Beijing National Hotel  Tom Wiscombe

At 1,500 rooms, this hotel will be the largest hotel in Beijing. It is located near the Beijing International Airport in the 5th Ring, and will be used to host international conferences. The building is 303 meters long and is intended to become a major landmark, visible to landing aircraft.

Arch2O Beijing National Hotel Tom Wiscombe-01

Courtesy of Tom Wiscombe

The building is organized around three volumetric rings fused together by surfaces draped from the top and bottom. The rings create atriums which are enclosed by ETFE domes, housing a 10,000 m2 interior rainforest as well as the conference center and hotel amenities. Rooms, radiating out along each ring, are oriented both outwards and inwards, creating views out to the city as well as down into the rainforest. The droop of the rings towards the perimeter of the building also allows views outward from the interiors of the rings. Structural bays are flexible and can be broken down into standard, business suite, and presidential types. A sky restaurant is located at the highest level of the building, with views out to the city in all directions.

Arch2O Beijing National Hotel Tom Wiscombe-04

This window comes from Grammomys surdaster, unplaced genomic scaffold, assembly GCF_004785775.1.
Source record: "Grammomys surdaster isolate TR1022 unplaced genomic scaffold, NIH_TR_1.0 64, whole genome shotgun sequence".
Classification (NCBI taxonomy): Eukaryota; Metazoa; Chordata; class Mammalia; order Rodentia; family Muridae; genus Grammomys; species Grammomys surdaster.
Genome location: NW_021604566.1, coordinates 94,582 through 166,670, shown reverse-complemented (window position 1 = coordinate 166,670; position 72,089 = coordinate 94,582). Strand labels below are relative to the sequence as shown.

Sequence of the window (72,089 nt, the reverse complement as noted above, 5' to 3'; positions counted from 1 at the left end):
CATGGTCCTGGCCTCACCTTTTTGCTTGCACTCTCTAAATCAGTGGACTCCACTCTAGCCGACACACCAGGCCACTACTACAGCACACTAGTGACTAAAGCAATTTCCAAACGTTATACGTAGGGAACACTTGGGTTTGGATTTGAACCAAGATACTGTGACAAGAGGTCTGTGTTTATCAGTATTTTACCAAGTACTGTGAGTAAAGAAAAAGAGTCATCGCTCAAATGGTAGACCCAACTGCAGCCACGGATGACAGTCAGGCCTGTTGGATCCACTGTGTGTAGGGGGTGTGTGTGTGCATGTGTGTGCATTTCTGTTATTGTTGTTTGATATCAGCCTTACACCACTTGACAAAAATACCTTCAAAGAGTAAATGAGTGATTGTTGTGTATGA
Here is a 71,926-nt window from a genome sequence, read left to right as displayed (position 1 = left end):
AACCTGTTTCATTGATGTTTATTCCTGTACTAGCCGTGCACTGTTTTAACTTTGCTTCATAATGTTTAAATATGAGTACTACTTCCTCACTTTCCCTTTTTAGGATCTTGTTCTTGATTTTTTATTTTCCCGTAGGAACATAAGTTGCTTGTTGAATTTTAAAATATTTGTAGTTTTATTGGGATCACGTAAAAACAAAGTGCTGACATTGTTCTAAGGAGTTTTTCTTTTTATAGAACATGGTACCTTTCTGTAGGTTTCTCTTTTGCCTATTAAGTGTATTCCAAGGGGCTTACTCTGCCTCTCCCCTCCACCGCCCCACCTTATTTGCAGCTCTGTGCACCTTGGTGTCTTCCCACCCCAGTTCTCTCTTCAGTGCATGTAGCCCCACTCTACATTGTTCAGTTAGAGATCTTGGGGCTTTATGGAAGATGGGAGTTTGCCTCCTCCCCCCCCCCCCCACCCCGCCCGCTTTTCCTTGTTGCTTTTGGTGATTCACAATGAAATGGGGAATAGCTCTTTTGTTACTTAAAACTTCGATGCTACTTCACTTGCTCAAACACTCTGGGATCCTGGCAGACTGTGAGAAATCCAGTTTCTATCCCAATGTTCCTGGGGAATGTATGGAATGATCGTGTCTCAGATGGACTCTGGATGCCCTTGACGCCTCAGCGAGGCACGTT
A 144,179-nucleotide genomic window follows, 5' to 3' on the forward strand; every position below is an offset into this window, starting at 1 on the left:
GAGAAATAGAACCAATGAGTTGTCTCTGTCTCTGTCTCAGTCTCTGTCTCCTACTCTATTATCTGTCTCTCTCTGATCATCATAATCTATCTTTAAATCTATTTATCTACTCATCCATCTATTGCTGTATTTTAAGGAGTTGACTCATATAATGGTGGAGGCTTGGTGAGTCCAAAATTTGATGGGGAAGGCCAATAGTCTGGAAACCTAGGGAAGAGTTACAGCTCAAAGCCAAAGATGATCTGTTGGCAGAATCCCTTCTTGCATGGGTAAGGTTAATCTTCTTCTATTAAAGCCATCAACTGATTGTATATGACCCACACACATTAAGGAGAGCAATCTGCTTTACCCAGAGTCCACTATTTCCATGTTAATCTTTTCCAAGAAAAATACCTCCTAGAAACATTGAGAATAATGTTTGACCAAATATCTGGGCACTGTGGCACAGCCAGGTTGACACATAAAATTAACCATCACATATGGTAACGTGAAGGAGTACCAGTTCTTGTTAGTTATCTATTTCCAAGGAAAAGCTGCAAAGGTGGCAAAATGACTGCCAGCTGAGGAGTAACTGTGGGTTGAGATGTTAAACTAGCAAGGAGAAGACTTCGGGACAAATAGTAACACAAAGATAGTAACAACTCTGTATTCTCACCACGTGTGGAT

Courtesy of Tom Wiscombe

The enclosure of the building is a double skin system where the outer layer is a weather break and the inner layer is the weatherproof enclosure. This creates a thermal buffer zone as well as the freedom to design a freeform pattern of apertures unrelated to the relentless horizontality of the hotel floor plates. The outer skin is supported by a lightweight cable-net structure which is stabilized by large tension rings affixed at the top and perimeter of the building.

Arch2O Beijing National Hotel Tom Wiscombe-07

Courtesy of Tom Wiscombe

The skin is also embedded with a second system of solar thermal pipes and grey water capture grooves which hybridizes the base diamond pattern with a sporadic weaving pattern. Driven by EMERGENT‘s long-time interest in complex biological systems, structure, skin, and thermal systems are interwoven in such a way that they cannot be reduced back to their parts.

Courtesy of Tom Wiscombe

Leave a Reply